If minds are important, then there is an important and very real moral gulf between a walking, talking human being and a microscopic, mindless, nervous-system-less, undifferentiated ball of a few dozen cells. An argument could be made, using my premises, that a sufficiently developed fetus, with nerves and an incipient brain and the ability to feel pain, is a person and deserves protection -- but that is not the state of affairs with a newly-fertilized egg cell, or a blastocyst in the crucial early days, which is precisely when ESC researchers are interested in them. Since it is precisely undifferentiated cells that scientists want to use, there is no plausible slippery-slope danger of scientists saying "the next logical step is to carve up five-month-old fetuses, and then nine-year-old children" -- it is, by definition, those as yet undifferentiated cells that scientists are after for ESC research purposes.

Conservatives often accuse their foes of reductionist thinking, of regarding humans as mere piles of chemicals. But if I say a person is something with a mind, whereas Ponnuru says that a microscopic ball of cells is a person, who is the real reductionist and who has the loftier vision of what a real person is?

Of course, it may be that Ponnuru doesn't really care about any of this rational analysis. He accuses Whelan and Miller of engaging in euphemism, but perhaps he is the one who is holding out on us. Isn't it likely, after all, that what he and most opponents of ESC research really think is, in essence, that we must protect the tiny zygote from the moment of fertilization because that's when God puts the soul into the cell? And if they think this, regardless of the millions of humans who may agree with them, I'd say they're obliged to offer us some evidence for the claim. (Biblical references would not seem to suffice for purposes of rational, secular argumentation -- but even if they did, the zygoteans, as I've called them in a previous article, would be in a tough spot, since there's no real Biblical support for the very specific claim that the soul enters the zygote upon fertilization. This is mere assertion and assumption by generations of believers, who could just as plausibly assert that the soul enters gradually over the course of gestation, say, around the time brain tissue develops. Who knows? And how do they know?)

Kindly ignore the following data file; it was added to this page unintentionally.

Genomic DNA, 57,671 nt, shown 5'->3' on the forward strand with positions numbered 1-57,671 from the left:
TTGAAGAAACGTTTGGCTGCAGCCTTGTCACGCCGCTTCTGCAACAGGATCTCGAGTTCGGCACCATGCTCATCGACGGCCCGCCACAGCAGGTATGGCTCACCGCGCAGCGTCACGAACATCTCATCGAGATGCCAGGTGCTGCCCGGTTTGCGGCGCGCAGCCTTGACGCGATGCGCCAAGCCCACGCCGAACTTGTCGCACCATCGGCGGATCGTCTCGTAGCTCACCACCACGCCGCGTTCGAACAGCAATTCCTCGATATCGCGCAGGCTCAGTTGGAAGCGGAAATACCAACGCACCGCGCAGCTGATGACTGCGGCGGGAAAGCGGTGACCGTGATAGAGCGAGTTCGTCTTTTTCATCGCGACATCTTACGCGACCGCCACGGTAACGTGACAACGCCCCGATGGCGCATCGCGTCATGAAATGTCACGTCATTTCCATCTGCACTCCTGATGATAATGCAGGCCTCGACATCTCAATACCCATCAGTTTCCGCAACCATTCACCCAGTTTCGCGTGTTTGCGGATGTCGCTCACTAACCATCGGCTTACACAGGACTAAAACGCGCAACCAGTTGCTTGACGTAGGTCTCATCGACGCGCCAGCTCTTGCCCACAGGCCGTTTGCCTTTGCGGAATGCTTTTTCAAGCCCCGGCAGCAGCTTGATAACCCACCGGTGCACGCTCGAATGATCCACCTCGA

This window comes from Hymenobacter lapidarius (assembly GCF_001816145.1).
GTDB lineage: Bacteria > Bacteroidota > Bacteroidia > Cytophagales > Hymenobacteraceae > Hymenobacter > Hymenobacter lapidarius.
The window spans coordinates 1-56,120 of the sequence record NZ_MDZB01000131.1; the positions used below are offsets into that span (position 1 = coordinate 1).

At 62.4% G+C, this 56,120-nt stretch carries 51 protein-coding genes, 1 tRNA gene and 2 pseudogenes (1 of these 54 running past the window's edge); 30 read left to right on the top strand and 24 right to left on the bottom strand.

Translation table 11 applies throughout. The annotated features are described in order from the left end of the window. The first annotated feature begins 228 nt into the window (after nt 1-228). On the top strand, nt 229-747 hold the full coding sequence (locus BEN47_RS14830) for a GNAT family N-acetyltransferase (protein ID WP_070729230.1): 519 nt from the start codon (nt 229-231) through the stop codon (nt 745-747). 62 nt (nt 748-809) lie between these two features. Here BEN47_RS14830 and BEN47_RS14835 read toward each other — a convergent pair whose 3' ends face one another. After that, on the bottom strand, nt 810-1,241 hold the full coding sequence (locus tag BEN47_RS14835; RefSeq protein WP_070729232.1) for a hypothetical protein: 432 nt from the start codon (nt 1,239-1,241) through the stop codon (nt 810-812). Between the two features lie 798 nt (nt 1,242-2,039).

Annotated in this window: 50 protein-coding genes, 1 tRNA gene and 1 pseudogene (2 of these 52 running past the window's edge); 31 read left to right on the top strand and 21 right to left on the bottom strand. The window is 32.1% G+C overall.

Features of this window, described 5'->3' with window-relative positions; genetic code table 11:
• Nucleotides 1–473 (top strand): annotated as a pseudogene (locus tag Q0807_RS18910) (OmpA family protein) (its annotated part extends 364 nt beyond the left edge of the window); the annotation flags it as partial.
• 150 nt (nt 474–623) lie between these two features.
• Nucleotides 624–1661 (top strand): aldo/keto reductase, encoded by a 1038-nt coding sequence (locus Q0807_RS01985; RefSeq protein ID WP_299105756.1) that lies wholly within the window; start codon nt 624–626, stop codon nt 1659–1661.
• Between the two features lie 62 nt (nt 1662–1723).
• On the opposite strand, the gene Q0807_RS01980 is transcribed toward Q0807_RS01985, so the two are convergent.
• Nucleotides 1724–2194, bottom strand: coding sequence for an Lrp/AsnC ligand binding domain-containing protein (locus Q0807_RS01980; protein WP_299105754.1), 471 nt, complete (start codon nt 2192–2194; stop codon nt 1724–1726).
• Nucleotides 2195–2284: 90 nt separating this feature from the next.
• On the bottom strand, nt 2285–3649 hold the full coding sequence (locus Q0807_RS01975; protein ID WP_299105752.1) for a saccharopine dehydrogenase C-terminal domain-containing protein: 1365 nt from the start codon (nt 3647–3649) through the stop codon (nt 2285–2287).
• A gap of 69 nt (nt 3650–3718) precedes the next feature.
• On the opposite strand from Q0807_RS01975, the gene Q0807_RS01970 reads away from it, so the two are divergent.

If, despite his great command of rational philosophical argumentation, what Ponnuru really thinks is that he knows exactly when God puts the magic in the blastocyst and knows that it's the magic, not any mind, that makes a person, let him come clean and see how logical his arguments sound then. He might at best argue that it could, hypothetically, be the case that the magic that constitutes personhood is already in those blastocysts -- but he will then more clearly than ever be guilty, as Whelan and Miller say, of granting more moral weight to potential/hypothetical people than to the very real ones that we know long for the benefits of ESC research. I'll take demonstrable, observable benefits over schemes to protect mindless-magical-maybe-people any day. So should you.

UPDATE: See Ponnuru's rejoinder on's The Corner blog (my only big quibble with which is that he seems to gloss over my point about a headless body ceasing to be a person even if it's kept otherwise "alive," its lungs and heart operating and so forth, since that now-missing mind was crucial to its moral/person status, not just its bloodflow and such).

Todd Seavey will debate the marginally related topic of whether society is sexually repressed (he says no, but Marcia Baczynski from will argue yes) at Lolita bar on Manhattan's Lower East Side, at the northeast corner of Broome and Allen, on Wednesday, October 6 at 8pm. The views he expresses there, like the ones expressed here, do not necessarily reflect the views of ACSH or FactsAndFears. But it'll still be good.